Pension enforcement activity rises protecting savers

New figures published 18th February 2021 demonstrate how The Pensions Regulator (TPR) is continuing to robustly protect savers.

The latest compliance and enforcement bulletin which details enforcement activity carried out between October and December 2020, shows TPR’s use of statutory powers has increased by nearly 50% overall from the previous quarter in line with expectations.

While compliance with the law remains high, automatic enrolment enforcement is returning to normal levels following measures put in place in March 2020 to support employers struggling with the immediate impact of the pandemic.

Director of Automatic Enrolment, Mel Charles said: “We have continued to monitor employer behaviour and compliance closely, throughout the pandemic. The use of our powers declined significantly in the early months of the pandemic, as we introduced measures to support employers to ensure that they were not unduly penalised during a period of unprecedented administrative and financial disruption. We did not want to make a bad situation worse. 

“As we anticipated and following the introduction of government support for employers, we have now lifted those easements and are returning to normal levels of enforcement activity.

“Despite the challenges, the vast majority of employers are meeting their duties towards their staff. However, as these figures show, we will use our powers where appropriate to ensure employers comply with the law.

“We know these are very challenging times for employers, including those who continue to receive government support, and the full impact of the pandemic on businesses will not be known for some time.

“However, businesses that employ staff must continue to ensure they do the right thing for savers, including putting them into a workplace pension and making contributions on their behalf.”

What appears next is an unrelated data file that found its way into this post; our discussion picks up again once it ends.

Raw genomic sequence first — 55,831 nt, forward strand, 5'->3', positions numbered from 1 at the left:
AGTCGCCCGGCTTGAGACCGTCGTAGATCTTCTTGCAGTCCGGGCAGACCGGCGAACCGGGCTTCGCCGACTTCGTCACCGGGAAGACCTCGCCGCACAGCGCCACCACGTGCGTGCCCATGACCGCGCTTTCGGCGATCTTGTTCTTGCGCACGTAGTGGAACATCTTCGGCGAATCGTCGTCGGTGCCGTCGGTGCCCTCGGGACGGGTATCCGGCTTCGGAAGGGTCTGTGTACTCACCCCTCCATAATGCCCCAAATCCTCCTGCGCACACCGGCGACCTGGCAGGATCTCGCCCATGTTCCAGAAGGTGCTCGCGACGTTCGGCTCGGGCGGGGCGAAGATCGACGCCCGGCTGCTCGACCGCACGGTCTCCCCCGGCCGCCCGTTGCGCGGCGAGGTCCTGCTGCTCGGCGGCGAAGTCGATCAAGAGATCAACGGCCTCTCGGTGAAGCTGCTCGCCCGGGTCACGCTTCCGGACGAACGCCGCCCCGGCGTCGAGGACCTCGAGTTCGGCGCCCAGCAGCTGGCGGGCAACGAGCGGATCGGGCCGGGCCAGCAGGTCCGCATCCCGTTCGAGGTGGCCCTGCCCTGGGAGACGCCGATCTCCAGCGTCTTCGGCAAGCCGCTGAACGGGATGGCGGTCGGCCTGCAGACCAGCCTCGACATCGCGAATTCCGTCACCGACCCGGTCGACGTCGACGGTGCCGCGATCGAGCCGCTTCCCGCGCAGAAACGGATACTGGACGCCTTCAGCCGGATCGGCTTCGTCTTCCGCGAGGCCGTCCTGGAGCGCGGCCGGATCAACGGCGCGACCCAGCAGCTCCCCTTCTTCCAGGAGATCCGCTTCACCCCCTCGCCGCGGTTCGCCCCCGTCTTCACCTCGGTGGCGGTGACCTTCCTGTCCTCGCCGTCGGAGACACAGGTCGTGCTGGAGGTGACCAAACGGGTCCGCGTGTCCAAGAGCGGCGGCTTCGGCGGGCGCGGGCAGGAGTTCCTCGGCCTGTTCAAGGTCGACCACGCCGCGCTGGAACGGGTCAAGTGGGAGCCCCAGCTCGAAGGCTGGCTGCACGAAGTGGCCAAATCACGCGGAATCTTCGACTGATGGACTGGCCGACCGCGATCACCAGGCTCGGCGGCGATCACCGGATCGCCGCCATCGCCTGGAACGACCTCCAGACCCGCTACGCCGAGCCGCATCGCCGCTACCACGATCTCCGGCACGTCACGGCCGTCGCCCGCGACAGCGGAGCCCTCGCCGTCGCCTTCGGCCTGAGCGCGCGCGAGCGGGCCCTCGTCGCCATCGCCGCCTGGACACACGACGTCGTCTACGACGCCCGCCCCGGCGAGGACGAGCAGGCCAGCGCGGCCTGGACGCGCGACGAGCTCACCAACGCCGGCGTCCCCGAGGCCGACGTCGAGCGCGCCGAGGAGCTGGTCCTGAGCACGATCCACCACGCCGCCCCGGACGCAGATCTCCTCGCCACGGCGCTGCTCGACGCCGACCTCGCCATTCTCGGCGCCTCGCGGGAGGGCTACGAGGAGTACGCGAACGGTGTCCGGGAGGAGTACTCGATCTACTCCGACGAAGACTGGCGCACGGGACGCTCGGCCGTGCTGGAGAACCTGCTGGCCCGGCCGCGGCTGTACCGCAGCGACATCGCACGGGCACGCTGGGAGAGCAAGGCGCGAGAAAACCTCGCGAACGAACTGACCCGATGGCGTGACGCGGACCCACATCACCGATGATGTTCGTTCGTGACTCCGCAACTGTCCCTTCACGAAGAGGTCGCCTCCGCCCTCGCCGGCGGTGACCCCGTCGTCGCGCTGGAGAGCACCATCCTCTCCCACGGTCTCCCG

Other bulletin highlights include:

  • The total number of times TPR used its powers for automatic enrolment breaches was 24,799 between October and December compared with 16,599 in the previous quarter.
  • The number of Escalating Penalty Notices issued in the quarter was 2,957 compared with 7 the previous quarter and the number of Fixed Penalty Notices was 8,362 compared with 83 the previous quarter
  • 53 Information Notices in relation to automatic enrolment were issued under TPR’s section 72 powers between October and December, including where used as an alternative to carrying out employer inspections during the pandemic. 
  • The total number of statutory powers used in respect of Frontline Regulation was 137 this quarter compared with 131 between July and September 2020.

The bulletin follows the publication of a case study outlining how TPR’s supervisory approach is protecting savers. The report outlines how deficit repair contributions into the First UK Bus Defined Benefit pension scheme were nearly doubled from £18 million per year to £33 million per year following intervention through TPR’s Relationship Supervision.

Engagement with First UK Bus, one of the UK’s largest bus operators, began at the end of 2019 when TPR looked at a number of areas including the schemes’ governance and administration processes. In addition to improved scheme funding, communications and engagement with members was improved and scheme trustees have undertaken a number of training exercises including one which relates to Environmental, Social and Governance, a key priority for TPR.

Executive Director of Frontline Regulation, Nicola Parish said: “Our work with First UK Bus is a fantastic example of how our Relationship Supervision work can significantly improve scheme funding and governance standards. 

“Relationship Supervision allows us to develop relationships with schemes, monitor them more closely, outline our expectations and prevent problems from developing in the first place so that savers are safeguarded.”

The Pension Regulator (TPR)

TPR is the regulator of work-based pension schemes in the UK. Their statutory objectives are: to protect members’ benefits; to reduce the risk of calls on the Pension Protection Fund; to promote, and to improve understanding of, the good administration of work-based pension schemes; to maximise employer compliance with automatic enrolment duties; and to minimise any adverse impact on the sustainable growth of an employer (in relation to the exercise of the regulator’s functions under Part 3 of the Pensions Act 2004 only).

PAYadvice.UK 18/2/2021

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